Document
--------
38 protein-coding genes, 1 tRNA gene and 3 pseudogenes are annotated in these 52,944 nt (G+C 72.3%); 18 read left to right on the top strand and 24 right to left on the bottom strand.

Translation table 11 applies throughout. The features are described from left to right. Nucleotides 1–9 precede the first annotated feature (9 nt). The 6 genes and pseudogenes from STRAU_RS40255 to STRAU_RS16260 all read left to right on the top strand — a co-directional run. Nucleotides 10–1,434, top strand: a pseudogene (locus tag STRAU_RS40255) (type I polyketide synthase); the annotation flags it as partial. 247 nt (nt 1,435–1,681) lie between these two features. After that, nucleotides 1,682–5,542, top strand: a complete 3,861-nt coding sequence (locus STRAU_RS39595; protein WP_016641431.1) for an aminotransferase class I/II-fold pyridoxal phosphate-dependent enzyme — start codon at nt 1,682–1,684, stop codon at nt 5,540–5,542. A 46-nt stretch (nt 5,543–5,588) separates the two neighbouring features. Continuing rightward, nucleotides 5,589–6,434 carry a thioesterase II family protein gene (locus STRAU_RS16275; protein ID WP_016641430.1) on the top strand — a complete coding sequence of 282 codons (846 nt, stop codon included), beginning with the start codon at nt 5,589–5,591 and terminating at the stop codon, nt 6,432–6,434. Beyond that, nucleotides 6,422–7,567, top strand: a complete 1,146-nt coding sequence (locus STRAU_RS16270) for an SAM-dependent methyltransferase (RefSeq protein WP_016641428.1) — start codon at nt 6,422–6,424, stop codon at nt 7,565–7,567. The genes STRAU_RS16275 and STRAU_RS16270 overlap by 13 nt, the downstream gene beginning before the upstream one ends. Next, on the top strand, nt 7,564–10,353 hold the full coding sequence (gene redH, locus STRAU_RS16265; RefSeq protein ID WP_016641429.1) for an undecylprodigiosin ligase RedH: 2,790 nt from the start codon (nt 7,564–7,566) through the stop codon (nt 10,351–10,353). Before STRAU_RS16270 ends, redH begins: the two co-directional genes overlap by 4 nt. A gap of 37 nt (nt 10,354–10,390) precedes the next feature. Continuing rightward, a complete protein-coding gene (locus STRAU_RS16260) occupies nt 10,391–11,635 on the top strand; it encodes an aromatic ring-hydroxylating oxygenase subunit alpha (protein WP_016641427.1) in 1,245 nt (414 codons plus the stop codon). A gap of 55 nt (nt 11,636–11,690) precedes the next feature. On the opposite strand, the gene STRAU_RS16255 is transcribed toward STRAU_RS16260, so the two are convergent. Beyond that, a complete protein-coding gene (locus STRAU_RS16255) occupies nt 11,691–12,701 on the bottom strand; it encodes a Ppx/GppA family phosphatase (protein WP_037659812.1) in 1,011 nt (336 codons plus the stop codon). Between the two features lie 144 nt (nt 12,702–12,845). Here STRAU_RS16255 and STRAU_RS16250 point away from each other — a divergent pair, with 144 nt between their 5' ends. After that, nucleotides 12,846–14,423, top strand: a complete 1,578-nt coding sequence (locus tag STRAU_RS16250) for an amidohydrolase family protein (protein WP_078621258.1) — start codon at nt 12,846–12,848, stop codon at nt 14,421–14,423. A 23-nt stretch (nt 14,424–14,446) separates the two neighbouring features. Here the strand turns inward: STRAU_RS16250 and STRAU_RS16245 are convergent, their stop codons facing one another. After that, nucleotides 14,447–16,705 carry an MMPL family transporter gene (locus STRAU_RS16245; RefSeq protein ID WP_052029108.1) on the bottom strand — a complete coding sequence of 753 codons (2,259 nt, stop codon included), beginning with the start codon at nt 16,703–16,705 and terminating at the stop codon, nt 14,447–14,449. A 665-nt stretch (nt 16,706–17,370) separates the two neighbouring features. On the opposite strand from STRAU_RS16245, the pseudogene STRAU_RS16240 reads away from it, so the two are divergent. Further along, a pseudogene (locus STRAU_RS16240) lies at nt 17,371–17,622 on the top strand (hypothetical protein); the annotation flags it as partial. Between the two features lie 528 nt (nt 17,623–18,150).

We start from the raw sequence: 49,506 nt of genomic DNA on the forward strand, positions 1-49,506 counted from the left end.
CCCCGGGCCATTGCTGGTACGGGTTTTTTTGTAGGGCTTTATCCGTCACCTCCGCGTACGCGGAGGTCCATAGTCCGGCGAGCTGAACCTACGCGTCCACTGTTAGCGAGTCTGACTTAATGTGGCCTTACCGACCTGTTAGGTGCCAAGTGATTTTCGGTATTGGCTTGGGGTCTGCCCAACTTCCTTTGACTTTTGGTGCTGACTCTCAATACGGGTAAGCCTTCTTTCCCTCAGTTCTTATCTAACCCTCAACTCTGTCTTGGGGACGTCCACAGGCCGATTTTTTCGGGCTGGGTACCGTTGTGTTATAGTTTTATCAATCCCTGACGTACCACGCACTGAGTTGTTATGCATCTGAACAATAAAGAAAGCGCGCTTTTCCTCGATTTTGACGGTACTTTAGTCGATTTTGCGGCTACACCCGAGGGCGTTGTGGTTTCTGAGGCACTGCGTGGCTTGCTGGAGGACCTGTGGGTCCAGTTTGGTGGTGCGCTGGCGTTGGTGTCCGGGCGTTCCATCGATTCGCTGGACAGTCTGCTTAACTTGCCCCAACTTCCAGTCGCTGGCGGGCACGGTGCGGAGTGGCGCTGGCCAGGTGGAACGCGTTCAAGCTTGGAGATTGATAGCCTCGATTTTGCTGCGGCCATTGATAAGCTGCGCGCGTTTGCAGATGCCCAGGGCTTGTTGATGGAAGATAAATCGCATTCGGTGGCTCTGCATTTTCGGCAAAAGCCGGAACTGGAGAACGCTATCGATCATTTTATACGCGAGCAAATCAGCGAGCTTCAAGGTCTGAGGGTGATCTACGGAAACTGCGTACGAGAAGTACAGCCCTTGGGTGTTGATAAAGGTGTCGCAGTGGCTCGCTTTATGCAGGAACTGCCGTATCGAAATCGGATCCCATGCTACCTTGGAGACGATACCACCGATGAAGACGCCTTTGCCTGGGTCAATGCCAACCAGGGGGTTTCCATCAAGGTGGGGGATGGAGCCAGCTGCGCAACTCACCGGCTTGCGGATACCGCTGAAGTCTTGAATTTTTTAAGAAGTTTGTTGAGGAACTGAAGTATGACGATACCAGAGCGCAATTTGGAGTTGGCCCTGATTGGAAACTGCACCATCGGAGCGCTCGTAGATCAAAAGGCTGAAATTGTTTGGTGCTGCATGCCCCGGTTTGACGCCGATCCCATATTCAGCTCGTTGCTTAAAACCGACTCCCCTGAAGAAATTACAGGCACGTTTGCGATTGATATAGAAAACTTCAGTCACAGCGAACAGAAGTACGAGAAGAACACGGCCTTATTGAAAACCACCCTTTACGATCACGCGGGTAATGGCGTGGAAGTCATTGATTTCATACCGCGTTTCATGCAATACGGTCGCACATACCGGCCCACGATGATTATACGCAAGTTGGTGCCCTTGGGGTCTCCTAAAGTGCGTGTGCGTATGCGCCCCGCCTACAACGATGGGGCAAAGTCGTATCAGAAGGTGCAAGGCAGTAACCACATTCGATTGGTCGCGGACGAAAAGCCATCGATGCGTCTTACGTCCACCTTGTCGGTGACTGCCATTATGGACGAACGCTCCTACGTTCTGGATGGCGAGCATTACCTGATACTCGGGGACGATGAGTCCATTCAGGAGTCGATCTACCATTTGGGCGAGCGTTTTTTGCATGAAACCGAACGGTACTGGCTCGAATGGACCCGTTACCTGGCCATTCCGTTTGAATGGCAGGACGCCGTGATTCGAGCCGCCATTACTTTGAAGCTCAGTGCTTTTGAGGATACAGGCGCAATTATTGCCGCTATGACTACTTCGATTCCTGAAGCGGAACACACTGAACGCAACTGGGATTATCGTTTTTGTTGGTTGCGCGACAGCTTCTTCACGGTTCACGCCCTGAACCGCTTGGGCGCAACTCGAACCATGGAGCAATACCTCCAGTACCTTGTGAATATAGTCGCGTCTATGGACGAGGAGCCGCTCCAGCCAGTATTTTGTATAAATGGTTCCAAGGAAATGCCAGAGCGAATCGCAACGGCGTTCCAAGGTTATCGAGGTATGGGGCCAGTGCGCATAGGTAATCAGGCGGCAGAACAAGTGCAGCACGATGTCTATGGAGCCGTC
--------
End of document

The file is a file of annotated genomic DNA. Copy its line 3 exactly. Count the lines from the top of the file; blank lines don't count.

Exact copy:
We start from the raw sequence: 49,506 nt of genomic DNA on the forward strand, positions 1-49,506 counted from the left end.